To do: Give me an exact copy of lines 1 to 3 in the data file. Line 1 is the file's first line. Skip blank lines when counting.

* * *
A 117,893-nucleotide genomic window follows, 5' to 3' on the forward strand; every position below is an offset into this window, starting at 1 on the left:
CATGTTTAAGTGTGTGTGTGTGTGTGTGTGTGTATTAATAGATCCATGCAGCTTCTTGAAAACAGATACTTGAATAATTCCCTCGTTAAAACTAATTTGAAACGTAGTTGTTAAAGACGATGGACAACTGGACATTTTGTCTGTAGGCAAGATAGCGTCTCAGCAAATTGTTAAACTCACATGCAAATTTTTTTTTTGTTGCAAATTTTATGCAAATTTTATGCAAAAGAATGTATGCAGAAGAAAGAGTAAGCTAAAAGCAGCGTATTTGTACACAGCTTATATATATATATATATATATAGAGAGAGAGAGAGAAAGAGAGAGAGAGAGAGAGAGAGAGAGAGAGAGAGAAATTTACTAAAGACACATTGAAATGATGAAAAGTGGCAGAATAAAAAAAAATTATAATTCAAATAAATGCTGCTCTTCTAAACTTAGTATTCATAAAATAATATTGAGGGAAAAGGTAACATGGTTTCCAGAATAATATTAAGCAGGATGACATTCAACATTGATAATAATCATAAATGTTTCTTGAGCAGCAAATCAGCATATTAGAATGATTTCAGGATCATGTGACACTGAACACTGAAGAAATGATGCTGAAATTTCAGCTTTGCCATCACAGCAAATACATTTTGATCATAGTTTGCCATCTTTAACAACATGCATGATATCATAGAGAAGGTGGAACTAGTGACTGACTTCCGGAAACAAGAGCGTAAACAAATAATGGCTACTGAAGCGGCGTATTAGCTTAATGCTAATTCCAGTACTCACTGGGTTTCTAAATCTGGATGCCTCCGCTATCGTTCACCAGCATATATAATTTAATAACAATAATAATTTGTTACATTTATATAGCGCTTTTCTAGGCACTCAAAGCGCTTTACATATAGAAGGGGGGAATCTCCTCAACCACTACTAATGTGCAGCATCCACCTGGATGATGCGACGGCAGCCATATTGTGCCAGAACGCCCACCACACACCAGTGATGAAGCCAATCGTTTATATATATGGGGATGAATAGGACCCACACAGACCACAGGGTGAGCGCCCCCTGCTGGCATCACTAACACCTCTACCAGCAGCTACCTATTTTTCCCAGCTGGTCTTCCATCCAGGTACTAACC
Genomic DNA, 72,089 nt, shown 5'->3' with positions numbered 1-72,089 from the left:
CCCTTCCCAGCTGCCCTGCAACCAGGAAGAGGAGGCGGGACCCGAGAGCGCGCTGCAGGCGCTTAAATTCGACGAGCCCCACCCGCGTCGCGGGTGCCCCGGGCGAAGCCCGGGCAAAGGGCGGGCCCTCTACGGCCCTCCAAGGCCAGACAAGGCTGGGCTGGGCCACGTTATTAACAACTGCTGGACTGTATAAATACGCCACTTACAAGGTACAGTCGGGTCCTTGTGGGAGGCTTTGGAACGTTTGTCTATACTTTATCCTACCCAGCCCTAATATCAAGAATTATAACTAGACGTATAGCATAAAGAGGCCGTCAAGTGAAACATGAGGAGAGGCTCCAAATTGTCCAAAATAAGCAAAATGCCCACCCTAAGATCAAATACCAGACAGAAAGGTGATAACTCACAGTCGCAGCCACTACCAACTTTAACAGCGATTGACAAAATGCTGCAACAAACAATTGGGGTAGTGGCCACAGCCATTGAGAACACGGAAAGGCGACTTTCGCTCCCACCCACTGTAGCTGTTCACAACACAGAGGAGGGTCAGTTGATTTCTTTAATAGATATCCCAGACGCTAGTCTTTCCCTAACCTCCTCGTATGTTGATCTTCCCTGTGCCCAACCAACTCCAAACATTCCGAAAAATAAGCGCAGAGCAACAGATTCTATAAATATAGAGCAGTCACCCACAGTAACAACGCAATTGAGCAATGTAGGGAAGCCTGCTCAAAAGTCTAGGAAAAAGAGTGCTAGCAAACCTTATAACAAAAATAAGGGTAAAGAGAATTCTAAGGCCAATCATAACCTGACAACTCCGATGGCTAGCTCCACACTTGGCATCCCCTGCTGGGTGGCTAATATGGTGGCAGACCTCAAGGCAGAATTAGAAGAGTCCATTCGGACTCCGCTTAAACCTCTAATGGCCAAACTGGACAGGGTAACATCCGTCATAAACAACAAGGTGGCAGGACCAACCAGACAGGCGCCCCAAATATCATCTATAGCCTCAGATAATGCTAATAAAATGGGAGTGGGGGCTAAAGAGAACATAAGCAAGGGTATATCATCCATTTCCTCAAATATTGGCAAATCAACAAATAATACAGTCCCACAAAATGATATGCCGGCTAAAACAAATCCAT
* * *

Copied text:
A 117,893-nucleotide genomic window follows, 5' to 3' on the forward strand; every position below is an offset into this window, starting at 1 on the left:
CATGTTTAAGTGTGTGTGTGTGTGTGTGTGTGTATTAATAGATCCATGCAGCTTCTTGAAAACAGATACTTGAATAATTCCCTCGTTAAAACTAATTTGAAACGTAGTTGTTAAAGACGATGGACAACTGGACATTTTGTCTGTAGGCAAGATAGCGTCTCAGCAAATTGTTAAACTCACATGCAAATTTTTTTTTTGTTGCAAATTTTATGCAAATTTTATGCAAAAGAATGTATGCAGAAGAAAGAGTAAGCTAAAAGCAGCGTATTTGTACACAGCTTATATATATATATATATATATAGAGAGAGAGAGAGAAAGAGAGAGAGAGAGAGAGAGAGAGAGAGAGAGAGAAATTTACTAAAGACACATTGAAATGATGAAAAGTGGCAGAATAAAAAAAAATTATAATTCAAATAAATGCTGCTCTTCTAAACTTAGTATTCATAAAATAATATTGAGGGAAAAGGTAACATGGTTTCCAGAATAATATTAAGCAGGATGACATTCAACATTGATAATAATCATAAATGTTTCTTGAGCAGCAAATCAGCATATTAGAATGATTTCAGGATCATGTGACACTGAACACTGAAGAAATGATGCTGAAATTTCAGCTTTGCCATCACAGCAAATACATTTTGATCATAGTTTGCCATCTTTAACAACATGCATGATATCATAGAGAAGGTGGAACTAGTGACTGACTTCCGGAAACAAGAGCGTAAACAAATAATGGCTACTGAAGCGGCGTATTAGCTTAATGCTAATTCCAGTACTCACTGGGTTTCTAAATCTGGATGCCTCCGCTATCGTTCACCAGCATATATAATTTAATAACAATAATAATTTGTTACATTTATATAGCGCTTTTCTAGGCACTCAAAGCGCTTTACATATAGAAGGGGGGAATCTCCTCAACCACTACTAATGTGCAGCATCCACCTGGATGATGCGACGGCAGCCATATTGTGCCAGAACGCCCACCACACACCAGTGATGAAGCCAATCGTTTATATATATGGGGATGAATAGGACCCACACAGACCACAGGGTGAGCGCCCCCTGCTGGCATCACTAACACCTCTACCAGCAGCTACCTATTTTTCCCAGCTGGTCTTCCATCCAGGTACTAACC
Genomic DNA, 72,089 nt, shown 5'->3' with positions numbered 1-72,089 from the left: